Archive for Thursday, February 17, 2011

Bus Stop’ comes to the Lied Center

February 17, 2011


When theater director Jere Lee Hodgin found out that the national tour of his production of "Bus Stop" for the Montana Repertory Theatre would include a stop in Lawrence he was thrilled.

After all, the play was written by Kansas native and KU alumnus William Inge, and it’s set in Kansas.

“This story of what was a small town in Kansas, a small bus stop, and it really has such such a translation into life in smal- town America everywhere, so I think it’s going to translate extremely well," Hodgin says. “William Inge wrote a wonderful play.”

The play will be the centerpiece of an entire day of activities celebrating Inge and his work, says Tim Van Leer, executive director of the Lied Center.

Members of the Montana Rep will work with KU graduate students on Saturday afternoon in a theater class. Jank Wright, a KU professor and former student of Inge, will share his experiences with the playwright in a pre-performance lecture at 6:30 p.m. at the Lied Center. After the show, there will be a coffee and conversation session where audience members can ask questions of the cast.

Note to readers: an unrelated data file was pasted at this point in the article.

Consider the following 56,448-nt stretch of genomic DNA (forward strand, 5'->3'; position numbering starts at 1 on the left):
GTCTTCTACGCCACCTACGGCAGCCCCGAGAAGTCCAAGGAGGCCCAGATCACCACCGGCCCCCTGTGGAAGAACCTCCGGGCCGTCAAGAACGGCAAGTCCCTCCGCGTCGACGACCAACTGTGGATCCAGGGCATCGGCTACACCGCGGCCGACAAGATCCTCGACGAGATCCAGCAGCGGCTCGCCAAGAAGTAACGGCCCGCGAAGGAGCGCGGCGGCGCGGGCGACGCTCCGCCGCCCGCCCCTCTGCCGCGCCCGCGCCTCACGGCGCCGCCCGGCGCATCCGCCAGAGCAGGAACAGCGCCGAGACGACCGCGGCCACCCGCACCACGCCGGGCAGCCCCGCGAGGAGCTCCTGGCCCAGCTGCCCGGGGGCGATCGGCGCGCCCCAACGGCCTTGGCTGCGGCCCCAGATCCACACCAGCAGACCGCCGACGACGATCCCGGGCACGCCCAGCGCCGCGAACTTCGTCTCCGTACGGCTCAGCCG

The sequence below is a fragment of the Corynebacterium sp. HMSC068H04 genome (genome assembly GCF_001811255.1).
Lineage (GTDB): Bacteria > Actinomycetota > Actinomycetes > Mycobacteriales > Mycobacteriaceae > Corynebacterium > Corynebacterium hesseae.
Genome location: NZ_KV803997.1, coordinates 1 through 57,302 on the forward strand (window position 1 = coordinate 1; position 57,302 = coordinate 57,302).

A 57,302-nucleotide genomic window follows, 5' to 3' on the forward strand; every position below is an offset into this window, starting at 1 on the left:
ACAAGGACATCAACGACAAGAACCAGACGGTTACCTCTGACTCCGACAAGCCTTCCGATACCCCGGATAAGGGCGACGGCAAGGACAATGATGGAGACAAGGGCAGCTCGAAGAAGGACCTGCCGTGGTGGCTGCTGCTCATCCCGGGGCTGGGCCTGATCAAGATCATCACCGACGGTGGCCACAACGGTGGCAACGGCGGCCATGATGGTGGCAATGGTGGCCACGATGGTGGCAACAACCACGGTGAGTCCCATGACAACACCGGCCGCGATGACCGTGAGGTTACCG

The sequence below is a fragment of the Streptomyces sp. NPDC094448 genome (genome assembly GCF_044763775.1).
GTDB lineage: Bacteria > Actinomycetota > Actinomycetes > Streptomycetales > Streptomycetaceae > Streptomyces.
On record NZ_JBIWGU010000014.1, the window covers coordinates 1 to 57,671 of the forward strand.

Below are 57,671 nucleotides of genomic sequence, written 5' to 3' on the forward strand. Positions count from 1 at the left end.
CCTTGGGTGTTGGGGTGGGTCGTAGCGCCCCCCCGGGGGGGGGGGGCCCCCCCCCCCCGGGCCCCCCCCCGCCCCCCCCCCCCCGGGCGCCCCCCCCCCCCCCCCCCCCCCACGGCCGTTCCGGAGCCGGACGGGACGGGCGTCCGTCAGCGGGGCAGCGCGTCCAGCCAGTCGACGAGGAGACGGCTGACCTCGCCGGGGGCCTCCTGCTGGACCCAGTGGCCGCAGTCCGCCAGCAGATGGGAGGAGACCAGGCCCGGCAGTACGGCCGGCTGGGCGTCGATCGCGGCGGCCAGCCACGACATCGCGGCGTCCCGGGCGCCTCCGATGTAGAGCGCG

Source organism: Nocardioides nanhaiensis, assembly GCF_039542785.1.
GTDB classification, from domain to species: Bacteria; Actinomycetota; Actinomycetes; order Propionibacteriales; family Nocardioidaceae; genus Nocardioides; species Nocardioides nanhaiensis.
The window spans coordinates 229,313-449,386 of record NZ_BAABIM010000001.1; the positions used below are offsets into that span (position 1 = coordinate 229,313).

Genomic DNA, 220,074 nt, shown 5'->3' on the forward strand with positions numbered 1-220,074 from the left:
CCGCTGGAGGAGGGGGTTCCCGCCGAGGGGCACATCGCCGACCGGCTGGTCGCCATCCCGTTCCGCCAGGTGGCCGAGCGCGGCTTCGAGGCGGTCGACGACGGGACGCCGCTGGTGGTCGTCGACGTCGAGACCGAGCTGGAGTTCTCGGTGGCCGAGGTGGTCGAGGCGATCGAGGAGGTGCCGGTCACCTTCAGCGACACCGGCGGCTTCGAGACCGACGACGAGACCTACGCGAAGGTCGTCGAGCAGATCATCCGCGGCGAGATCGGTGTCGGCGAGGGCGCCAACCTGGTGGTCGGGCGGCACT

“One of the really fun things we’re doing,” Van Leer says, “is we’ve had a display case in the lobby with some materials about Inge, including a copy of his Oscar-winning script for the movie version of the play. And we are expecting to have his actual Oscar trophy by Saturday to add to the display.”

All artifacts on display are owned by the university as part of the Spencer Library’s collection.

These additional activities were made possible by a grant from the National Endowment for the Arts. “It’s part of a national celebration of American masterpieces of the theater,” Van Leer says. “It helps us tie the play together with our mission of presenting the performing arts and to utilize the arts for education.”

Director Hodgin says the Montana Rep tour of the play is part of tremendous resurgence in the play’s popularity nationwide, which includes rumors of a production on Broadway.

“This play ennobles everyday people from small-town America,” Hodgin explains. “And that resonates today in this complicated time we’re living in, when we’re maybe not as confident in our leaders as we might have been at one time.”

Accordingly, the itinerary of the Montana Rep’s tour of the play consists entirely of small and mid-size towns and cities in the Midwest, South and Northeast. The tour includes five stops in Kansas: Hutchinson, Manhattan, Emporia, and Hays in addition to Lawrence, and two more across the border in Springfield and Maryville, Mo.

Though it’s nice to have this mid-winter treat, Van Leer says, there was some fear during the recent snowstorms that if the weather patterns continued there could be a new twist on the play’s plot.

“It’s about a strangers stranded in a snowstorm in Kansas,” he says. “If the play had been scheduled a couple of weeks ago, it might not have happened because the cast would’ve been stranded outside of Kansas.”


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